Inside Knowledge Magazine /Knowledge Management Magazine Archive
Volume 10 Issue 7
Is KM finished?
Every now and then, something comes along to shake people out of complacency. This month’s case report – and related debate between Jerry Ash and David Snowden – is just such an occurrence.
Initially, we had planned to make the future centres feature our cover story, but when David Snowden requested a right of reply to Jerry Ash’s opinion piece we immediately changed tack.
Snowden’s contention is not that knowledge management (KM) is dead, but that it has ceased to be cutting edge and is now entering the so-called ‘long tail’ – the twilight years of life for any idea. KM, argues Snowden, is merely following ‘quality management’ and ‘business process re-engineering’ (BPR).
However, it could likewise be argued that neither quality management, nor BPR are dead. Rather, their central principles have become universally accepted and while there may be arguments over methodology and approach, both have become integral parts of modern management theory and practice.
What this means, perhaps, is that the principles of KM have become widely accepted just at the time that the technology is finally delivering – social-media software especially has made collaboration more universal and affordable than ever, for example.
Maybe what Snowden really means is that he has moved on and that, while retaining a strong interest in KM, the epicentre of his intellectual (and business) endeavours has shifted, as he says, to such KM-derived concepts as sense-making – how we make sense of the world so we can act in it.
In the meantime, the increasing acceptance of KM – or at least, its main principles – may well entail great change for practitioners in the field.
Either way, I urge you to read the debate between David and Jerry and to form your own opinions – and to e-mail me with them at the usual address.
Advertising feature: Competing on Analytics
Take some overweight players, batters that dont hit home runs and pitchers that dont strike out and what do you get? A winning Major League Baseball team. That's what the Oakland Athletics discovered in 2002 when they turned to analytics to make up for the second-lowest payroll in baseball.
Workshop: Master-data management
Master-data management managing key sets of data centrally instead of in application silos is becoming a element of information management. But where to begin? By Mike Fleckenstein
Workshop: Enterprise content management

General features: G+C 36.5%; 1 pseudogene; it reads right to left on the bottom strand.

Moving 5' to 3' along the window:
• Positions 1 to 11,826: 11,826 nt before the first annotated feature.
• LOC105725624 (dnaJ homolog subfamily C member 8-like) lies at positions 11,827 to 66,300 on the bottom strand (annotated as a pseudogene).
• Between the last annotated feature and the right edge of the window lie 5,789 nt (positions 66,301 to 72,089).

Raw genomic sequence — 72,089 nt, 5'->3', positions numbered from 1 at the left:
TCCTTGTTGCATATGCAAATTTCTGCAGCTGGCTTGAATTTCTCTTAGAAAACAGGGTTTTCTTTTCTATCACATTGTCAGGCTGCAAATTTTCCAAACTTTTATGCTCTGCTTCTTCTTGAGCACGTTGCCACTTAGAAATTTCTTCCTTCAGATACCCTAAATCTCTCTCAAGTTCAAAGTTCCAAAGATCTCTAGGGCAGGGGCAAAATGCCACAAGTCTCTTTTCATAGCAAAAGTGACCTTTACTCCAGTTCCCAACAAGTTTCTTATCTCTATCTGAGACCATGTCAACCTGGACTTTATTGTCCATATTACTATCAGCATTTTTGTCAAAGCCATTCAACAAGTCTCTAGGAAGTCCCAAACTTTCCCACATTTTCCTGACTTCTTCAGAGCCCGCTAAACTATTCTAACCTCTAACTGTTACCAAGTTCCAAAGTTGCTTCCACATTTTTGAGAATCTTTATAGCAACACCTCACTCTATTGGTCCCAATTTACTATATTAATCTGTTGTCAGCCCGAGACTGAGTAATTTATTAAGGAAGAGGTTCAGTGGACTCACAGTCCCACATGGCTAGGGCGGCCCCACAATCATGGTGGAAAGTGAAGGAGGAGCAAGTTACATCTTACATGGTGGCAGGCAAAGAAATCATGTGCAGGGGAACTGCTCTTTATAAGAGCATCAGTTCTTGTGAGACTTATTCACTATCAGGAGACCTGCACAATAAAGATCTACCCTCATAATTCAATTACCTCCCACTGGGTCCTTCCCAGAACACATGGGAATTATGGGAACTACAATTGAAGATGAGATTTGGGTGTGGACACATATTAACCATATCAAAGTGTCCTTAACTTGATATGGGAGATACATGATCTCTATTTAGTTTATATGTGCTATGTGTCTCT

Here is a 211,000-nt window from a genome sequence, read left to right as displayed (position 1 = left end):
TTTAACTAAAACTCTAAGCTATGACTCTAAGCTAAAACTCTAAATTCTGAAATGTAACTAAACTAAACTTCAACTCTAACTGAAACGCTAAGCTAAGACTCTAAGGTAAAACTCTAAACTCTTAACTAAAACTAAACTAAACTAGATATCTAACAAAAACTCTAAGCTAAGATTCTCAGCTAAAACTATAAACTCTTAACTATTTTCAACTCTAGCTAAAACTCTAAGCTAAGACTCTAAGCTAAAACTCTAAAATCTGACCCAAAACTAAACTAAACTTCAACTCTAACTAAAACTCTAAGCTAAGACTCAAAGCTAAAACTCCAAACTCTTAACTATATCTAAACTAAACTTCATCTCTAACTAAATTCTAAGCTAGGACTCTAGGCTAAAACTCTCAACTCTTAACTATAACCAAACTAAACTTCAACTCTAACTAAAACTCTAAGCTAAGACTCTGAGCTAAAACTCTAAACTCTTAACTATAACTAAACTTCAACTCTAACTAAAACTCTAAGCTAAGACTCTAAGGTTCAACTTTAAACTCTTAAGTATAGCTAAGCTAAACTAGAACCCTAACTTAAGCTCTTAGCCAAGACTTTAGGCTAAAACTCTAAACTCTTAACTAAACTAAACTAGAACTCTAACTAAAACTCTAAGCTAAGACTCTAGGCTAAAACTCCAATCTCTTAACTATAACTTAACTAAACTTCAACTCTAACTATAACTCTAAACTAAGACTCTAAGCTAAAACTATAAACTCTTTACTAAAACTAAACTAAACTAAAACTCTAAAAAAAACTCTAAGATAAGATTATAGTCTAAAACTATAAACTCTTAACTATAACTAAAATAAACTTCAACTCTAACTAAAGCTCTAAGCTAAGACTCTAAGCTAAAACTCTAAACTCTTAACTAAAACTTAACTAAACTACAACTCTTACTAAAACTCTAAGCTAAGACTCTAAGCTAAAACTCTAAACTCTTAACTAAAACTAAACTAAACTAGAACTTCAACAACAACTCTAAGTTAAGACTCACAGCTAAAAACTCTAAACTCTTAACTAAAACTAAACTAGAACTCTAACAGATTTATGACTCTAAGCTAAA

There is no special formula for selecting the right enterprise-content-management package. However, with the breadth of users, business processes and applications involved, purchasers must nevertheless choose carefully. By Alan Pelz-Sharpe
Case study: Setterwalls
KM manager Joakim Edoff talks about understanding, establishing and nurturing a knowledge-sharing culture at Swedish law firm Setterwalls.
EI: BPM and SOA
When service-oriented architectures are the norm, new and more sophisticated applications will be possible. But to succeed, it will need to be tackled in tandem with business process management. That is easier said than done.
The big debate: David Snowden
David Snowden responds to Jerry Ashs defence of knowledge management, arguing that while KM is far from dead, it is coming to the end of its natural lifecycle and that we should prepare to move on.
The big debate: Jerry Ash
In the first of this two-part debate, Jerry Ash argues that KM is not just alive, well and prospering, but is still in its infancy.
Case report: Is KM finished?
Some prominent figures are questioning whether the knowledge management agenda has moved on. By Jerry Ash
Case study: Arup
The culture of an organisation is inseparable from the way it manages its knowledge. And the culture of Arup is a little bit different from the average organisation, says Colin Henson.
Masterclass: Obtaining support for KM
Stan Garfield discusses the importance of securing high-level support for knowledge management is widely acknowledged, but little discussed.
Welcome to the future centre
Future centres are proliferating. But what are they and how do they differ from knowledge cities? By Graeme Burton.
Thought leader: Long live the 'network'...
THROUGHOUT HISTORY, humanity has looked to leaders and gurus to provide ideas and direction. By Oliver Schwabe.
Opinion: Complementary communities
When building a community in your organisation, or for members or customers, dont follow the crowd. Work with them instead. By Lynda Rathbone
The Gurteen perspective: Get found!
IT SEEMS to me that one of the key attributes of a successful knowledge worker is the ability to easily connect with people. People whom you can learn from, share knowledge with, collaborate with and get things done together.
Book review: Organizing knowledge
It was Jan Wylie who persuaded Inside Knowledge to rush out a review of Organizing Knowledge, the moment our review copy arrived.
Profile: Jerry Bowles
Jerry Bowles gives Sandra Higgison five good reasons why CEOs simply shouldnt blog.